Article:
You can best find this out by looking at your life thus far. What have you done that you’ve loved? What have you done that was successful? What are people always telling you? — Is it, “You ought to write a book,” or “You ought to open a restaurant”?

I think it’s also worth saying that going into a vegan business is not the only way to be effective at furthering the vegan cause. Oftentimes people want to go into the vegan workspace full force and full time when they might actually be able to help bring about a vegan world more readily by staying where they are — for example, someone in finance or a lucrative profession that could enable them to invest in vegan enterprises and contribute to vegan causes. Another case is when someone is simply very good at what they do now. It’s a great boon to veganism to have people out there saying, “My lawyer (or physical therapist or web designer or minister) is fabulous at what they do, and they’re vegan. I really need to look into that.”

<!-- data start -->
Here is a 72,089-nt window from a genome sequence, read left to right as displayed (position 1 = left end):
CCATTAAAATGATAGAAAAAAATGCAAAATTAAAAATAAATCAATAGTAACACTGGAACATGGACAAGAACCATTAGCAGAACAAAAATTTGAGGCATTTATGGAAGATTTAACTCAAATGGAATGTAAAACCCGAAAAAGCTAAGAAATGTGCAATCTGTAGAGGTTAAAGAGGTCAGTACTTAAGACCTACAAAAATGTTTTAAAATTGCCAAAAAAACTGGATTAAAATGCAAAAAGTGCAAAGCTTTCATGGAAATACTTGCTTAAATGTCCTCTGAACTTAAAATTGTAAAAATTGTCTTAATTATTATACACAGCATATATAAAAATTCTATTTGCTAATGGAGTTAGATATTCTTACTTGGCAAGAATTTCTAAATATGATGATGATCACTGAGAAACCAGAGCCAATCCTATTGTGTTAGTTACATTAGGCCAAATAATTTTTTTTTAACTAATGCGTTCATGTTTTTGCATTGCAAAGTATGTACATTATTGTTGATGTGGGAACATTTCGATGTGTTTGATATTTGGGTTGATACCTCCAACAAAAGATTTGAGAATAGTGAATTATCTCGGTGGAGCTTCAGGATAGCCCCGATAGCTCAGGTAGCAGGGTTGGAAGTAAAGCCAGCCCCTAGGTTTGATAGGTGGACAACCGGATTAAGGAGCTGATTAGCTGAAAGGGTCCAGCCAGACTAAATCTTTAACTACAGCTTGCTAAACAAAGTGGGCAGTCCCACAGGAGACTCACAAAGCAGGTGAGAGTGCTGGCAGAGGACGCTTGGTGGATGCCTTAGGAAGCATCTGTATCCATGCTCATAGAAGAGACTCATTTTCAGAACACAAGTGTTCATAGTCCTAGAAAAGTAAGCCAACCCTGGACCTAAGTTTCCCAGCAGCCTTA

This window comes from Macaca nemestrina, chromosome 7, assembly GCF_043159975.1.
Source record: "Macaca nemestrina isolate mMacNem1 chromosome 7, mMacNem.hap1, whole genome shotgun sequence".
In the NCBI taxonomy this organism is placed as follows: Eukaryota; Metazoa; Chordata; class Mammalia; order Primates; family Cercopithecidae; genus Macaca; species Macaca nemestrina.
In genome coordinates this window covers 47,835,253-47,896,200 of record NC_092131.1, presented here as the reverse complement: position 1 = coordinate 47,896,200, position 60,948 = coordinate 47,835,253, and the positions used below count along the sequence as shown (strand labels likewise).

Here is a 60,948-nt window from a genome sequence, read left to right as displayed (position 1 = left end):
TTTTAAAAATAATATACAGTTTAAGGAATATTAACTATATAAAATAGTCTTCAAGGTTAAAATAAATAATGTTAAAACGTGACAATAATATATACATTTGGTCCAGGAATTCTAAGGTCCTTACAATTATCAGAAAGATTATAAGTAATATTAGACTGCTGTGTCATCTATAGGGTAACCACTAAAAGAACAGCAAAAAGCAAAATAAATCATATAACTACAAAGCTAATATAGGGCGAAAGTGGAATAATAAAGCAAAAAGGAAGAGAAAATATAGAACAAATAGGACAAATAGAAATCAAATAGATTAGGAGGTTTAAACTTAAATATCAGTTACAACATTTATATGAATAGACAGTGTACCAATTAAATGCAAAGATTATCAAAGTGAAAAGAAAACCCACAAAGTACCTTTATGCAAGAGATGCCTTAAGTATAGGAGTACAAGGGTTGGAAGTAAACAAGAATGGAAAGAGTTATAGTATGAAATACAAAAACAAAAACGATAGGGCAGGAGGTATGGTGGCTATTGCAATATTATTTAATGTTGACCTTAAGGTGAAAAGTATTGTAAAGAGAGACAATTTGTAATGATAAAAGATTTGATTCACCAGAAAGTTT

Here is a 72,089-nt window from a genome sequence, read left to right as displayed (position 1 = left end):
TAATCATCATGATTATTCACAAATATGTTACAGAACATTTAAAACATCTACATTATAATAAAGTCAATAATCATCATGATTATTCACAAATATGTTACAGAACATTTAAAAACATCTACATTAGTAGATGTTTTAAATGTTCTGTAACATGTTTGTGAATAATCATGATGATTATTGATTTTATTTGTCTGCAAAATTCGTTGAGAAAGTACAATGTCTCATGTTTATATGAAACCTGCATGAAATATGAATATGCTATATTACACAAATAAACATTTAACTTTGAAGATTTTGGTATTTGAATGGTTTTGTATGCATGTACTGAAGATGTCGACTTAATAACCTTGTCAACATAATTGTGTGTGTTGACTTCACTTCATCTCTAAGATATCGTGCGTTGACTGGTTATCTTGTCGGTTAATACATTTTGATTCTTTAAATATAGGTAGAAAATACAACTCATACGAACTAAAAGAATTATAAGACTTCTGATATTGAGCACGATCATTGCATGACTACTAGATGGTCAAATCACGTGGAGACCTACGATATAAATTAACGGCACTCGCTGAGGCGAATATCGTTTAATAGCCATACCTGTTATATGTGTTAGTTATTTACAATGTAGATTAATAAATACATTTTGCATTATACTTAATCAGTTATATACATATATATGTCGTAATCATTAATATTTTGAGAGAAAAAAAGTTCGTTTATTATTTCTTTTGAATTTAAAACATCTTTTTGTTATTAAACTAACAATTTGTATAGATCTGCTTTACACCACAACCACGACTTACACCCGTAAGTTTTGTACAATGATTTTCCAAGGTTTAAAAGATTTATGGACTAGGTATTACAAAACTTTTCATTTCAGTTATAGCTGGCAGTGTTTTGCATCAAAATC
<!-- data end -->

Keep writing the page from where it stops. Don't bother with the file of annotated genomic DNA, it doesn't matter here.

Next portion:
How important is personal branding in setting up a coaching business?

To my mind, the most important thing about coaching is that you have a coach’s personality. Vegan coaching is a curious combination of listening and teaching. Some people are good at one but not the other, and both are essential. Another great boon for a vegan coach is if they can include this service along with something with which people are more familiar — personal training, yoga teaching, that sort of thing. Then you have a pre-built audience for an additional service.